While writing this article, a question popped up: ‘Who are the people who read research papers?’ I sometimes do, specifically to get some in-depth information about a certain topic that I am interested in, but what is the actual demographic of people who read research papers? To get an answer, I turned to Google. The first link was of Wiley, which is a scholarly publishing business. It directed me to a research paper titled ‘Who reads research articles? An altmetrics analysis of Mendeley user categories’.
Well, that was the end of the line. After reading the abstract of the paper, the moment I proceeded to read the full article, I was hit by a gigantic “Paywall” of 38 USD. I couldn’t read the full article if I couldn’t pay. And thus my research for this article stopped then and there.
The economics of scholarly publishing is a very peculiar one. Though it is a basic model that involves the three basic elements—the author, the publisher and the reader— the author of a research paper is never paid with royalties the way authors of literature are paid. Instead, sometimes the author is asked to pay for the colour pages and sometimes for the whole article they want to publish which can range from 1500 USD to 2000 USD, though the latter happens mostly in open access journals. Other authors who have been in the research field for a while and have earned recognition in the community (let’s call them the elites) get their research published in multinational publishing houses like Wiley and Elsevier, get it published using the research grants they get from their departments or institutes. Then again, to get such a grant, these institutes always look for expertise in the field of the researcher. So the elites are always favoured over any upcoming, young researchers. This type of elitism hierarchy is daunting for young researchers as they can’t publish—neither in the high-impact journals nor in open access as they can’t pay the lofty sums mentioned above. So most of the young researchers are either stuck in this vicious grant cycle or forced to pay up at an open access journal to get published.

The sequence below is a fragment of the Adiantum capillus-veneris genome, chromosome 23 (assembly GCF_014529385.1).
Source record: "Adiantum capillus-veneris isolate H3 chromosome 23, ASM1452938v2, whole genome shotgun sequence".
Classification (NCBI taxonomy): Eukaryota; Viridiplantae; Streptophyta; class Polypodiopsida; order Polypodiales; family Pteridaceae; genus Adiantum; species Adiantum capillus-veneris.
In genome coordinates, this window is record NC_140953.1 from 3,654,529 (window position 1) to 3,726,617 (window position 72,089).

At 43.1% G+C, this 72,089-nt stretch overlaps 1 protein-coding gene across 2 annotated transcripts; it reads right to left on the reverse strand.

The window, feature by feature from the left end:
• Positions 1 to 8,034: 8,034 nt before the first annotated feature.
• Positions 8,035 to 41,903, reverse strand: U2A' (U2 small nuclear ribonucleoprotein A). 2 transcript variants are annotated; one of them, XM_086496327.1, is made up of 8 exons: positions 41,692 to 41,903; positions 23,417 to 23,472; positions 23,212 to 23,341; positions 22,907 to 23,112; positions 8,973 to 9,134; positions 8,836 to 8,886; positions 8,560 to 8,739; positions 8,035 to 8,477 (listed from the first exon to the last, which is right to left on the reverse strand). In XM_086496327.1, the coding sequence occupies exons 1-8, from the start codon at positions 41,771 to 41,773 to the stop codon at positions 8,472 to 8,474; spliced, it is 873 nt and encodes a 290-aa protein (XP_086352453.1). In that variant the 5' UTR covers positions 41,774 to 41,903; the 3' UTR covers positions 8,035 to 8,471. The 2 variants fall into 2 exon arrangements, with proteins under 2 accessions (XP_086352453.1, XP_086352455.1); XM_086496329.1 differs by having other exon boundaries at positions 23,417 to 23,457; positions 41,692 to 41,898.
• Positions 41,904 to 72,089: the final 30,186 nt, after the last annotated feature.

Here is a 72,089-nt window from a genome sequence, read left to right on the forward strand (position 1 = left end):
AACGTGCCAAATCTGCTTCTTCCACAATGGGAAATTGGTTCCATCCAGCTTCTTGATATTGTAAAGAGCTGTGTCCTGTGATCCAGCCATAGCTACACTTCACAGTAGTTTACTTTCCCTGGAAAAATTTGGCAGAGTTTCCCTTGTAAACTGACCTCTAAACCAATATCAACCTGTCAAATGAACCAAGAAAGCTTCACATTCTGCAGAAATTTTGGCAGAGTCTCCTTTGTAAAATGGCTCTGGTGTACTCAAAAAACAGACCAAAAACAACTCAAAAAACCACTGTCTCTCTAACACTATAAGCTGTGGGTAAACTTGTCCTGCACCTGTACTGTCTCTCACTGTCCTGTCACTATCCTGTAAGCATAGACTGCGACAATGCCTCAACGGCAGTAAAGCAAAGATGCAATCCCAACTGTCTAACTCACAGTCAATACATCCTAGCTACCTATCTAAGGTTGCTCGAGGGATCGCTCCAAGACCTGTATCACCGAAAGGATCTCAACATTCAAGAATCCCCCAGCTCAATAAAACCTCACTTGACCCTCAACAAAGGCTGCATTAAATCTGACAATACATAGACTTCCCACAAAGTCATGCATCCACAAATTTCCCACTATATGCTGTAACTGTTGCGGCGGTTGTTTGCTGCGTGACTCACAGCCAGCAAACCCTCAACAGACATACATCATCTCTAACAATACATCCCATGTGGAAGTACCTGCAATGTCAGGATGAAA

All these economical conundrums faced by the authors (and equally by the readers, as I will elaborate on later) are due to the fact that these models are based on the idea of profit. As Lyman and Chodorow put it in ‘The Future of Scholarly Communication (1998)’:
“University presses and disciplinary associations were founded to disseminate research in the original cycle of scholarly communication. The faculty produced the work to be published; non-profit publishers organized the distribution of knowledge; the university library bought the published work at an artificially high price, as a subsidy for learned societies; and the faculty used this literature as the foundation for further research and teaching. […] However, over the past fifty years, as federal research funding has encouraged specialization, journal publishing has become commercialized, and some parts of the scientific and technical literature are now being monopolized by multinational publishing conglomerates.”